The government, acting under the orders of President Franklin D. Roosevelt, claimed such a blatant violation of the Constitution was a measure to protect “against espionage and sabotage.” The government determined the criterion included any person with who was 1/16 Japanese or more, or any orphaned infant with so much as “one drop of Japanese blood” could be imprisoned.
When punk hit San Francisco in the late 70s, it spawned a vibrant underground movement that embraced the Do-It-Yourself ethos of the era. Local bands like the Mutants, the Avengers, the Germs, the Sleepers, and the Cramps made their way on the scene alongside bigger bands from New York, London, and Los Angeles, attracting a fresh crop of rebels, artists, and creatures of the night.
Jim Jocoy was a student at UC Santa Cruz when punk came to town. He dropped out of school, got a job at a copy store, and hit the clubs at night with camera in hand. From 1977 to 1980, he created a body of work that was only shown twice at the time: once at San Francisco State University and later at William S. Burroughs’s 70th birthday party. His photos were kept in deep storage for decades until Thurston Moore brought the work to the public eye with the publication of We’re Desperate (powerHouse Books, 2002), a celebration of the style of the times.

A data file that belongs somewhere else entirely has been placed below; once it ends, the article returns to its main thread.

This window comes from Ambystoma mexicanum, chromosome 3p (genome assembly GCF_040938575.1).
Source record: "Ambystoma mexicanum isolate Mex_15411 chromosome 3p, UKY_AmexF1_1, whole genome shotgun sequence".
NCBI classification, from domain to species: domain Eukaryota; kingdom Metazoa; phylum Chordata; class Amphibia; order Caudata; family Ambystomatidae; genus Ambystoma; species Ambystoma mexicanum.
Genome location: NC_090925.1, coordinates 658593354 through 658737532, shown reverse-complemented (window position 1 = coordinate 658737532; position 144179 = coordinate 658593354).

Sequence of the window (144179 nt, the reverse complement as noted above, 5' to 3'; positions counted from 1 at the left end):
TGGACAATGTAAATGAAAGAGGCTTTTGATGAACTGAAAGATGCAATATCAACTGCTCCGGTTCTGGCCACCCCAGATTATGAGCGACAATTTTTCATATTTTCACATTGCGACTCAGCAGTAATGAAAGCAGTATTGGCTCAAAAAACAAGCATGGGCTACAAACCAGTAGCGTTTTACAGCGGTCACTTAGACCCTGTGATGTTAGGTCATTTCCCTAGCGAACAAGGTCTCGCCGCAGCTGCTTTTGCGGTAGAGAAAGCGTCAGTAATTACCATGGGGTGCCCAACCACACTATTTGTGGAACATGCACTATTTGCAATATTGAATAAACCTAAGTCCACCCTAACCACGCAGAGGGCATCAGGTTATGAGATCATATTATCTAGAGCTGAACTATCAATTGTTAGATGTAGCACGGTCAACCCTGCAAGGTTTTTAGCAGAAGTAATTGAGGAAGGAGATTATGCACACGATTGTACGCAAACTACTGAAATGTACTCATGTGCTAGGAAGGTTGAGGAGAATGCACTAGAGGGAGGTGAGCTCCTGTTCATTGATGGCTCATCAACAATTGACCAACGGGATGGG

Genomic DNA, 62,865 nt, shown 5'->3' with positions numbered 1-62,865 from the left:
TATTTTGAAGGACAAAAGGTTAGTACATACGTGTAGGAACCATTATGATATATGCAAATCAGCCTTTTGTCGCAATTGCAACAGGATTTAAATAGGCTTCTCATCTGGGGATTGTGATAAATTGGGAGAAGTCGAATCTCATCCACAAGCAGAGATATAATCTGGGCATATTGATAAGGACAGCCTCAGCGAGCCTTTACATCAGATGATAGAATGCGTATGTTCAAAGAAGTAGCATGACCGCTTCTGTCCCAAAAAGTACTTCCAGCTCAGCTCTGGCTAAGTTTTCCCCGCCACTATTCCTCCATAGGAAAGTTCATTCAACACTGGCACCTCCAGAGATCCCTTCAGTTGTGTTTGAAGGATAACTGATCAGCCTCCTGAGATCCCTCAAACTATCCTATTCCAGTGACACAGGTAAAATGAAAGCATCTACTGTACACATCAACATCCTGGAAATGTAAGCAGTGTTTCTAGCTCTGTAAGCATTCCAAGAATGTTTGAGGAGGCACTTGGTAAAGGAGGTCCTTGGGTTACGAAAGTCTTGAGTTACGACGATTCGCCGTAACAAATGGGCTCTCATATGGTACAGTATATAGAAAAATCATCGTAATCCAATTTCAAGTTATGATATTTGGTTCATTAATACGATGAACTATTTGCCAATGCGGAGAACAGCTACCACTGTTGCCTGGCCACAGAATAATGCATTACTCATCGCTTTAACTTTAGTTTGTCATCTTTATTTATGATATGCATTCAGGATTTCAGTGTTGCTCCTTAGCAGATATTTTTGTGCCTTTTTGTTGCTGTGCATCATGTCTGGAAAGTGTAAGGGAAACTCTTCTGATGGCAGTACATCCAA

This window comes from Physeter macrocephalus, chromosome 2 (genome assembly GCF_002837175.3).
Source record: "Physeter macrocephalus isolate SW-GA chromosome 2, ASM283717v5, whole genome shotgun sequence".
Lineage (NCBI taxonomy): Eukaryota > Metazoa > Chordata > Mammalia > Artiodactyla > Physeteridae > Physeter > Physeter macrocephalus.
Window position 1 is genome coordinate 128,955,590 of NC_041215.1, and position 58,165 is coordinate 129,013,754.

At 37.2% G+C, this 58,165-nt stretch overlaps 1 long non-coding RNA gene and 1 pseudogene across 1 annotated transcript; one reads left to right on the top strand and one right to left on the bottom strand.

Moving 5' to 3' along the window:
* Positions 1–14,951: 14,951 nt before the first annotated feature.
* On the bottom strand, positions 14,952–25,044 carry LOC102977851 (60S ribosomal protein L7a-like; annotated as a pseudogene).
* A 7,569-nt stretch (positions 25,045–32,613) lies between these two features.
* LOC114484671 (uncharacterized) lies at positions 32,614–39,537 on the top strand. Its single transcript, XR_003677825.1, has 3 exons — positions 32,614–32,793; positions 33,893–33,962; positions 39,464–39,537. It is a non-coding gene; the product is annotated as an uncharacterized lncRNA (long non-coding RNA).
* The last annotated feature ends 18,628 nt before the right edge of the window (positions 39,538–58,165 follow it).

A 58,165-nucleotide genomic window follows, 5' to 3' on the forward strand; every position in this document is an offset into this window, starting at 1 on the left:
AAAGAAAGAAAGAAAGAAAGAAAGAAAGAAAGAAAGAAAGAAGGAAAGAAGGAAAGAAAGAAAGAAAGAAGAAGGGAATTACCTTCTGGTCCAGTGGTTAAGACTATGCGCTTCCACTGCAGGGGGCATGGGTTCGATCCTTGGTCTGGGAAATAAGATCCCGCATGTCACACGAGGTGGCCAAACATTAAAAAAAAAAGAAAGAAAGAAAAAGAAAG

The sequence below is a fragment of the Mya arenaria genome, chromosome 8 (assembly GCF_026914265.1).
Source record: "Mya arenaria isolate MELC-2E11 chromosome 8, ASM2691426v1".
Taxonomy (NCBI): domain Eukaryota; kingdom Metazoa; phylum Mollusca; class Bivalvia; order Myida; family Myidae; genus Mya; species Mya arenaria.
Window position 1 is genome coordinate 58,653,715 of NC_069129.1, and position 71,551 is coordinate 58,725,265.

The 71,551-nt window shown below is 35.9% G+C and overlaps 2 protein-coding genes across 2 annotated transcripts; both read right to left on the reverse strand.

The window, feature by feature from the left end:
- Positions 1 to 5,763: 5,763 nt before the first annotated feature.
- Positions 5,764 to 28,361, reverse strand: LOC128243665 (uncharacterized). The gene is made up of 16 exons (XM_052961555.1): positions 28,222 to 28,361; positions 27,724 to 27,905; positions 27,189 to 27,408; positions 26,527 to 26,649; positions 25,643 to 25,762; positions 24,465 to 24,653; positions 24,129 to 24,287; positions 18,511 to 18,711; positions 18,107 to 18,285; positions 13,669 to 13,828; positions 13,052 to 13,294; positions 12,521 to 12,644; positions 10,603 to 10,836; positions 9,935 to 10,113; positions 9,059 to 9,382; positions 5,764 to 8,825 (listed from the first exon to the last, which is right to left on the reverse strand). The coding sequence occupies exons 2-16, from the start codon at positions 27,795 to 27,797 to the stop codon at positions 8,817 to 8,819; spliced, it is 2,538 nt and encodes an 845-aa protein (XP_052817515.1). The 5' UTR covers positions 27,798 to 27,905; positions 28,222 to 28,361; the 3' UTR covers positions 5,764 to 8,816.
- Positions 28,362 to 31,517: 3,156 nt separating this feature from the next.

Fifteen years later, Jocoy returns with his second book, Order of Appearance (TBW Books), a sumptuous monograph featuring 44 never-before-seen photos. The book unfolds as a film would, with kids getting ready then heading out, hitting the sweat-drenched clubs and stumbling through after hours until they’re back on the street and the sun comes up.
Ahead of the book release, we speak to Jocoy about his memories of the scene.
In the course of his lifetime, British scientist and inventory William Henry Fox Talbot (1800–1877) developed the process for drawing with light, inventing the very first process for creating photographic images in 1834, which was revealed to the public in 1839. Considered one of the greatest polymaths of the Victorian age, his “salted paper” and calotype processes earned him the name of “father of photography.”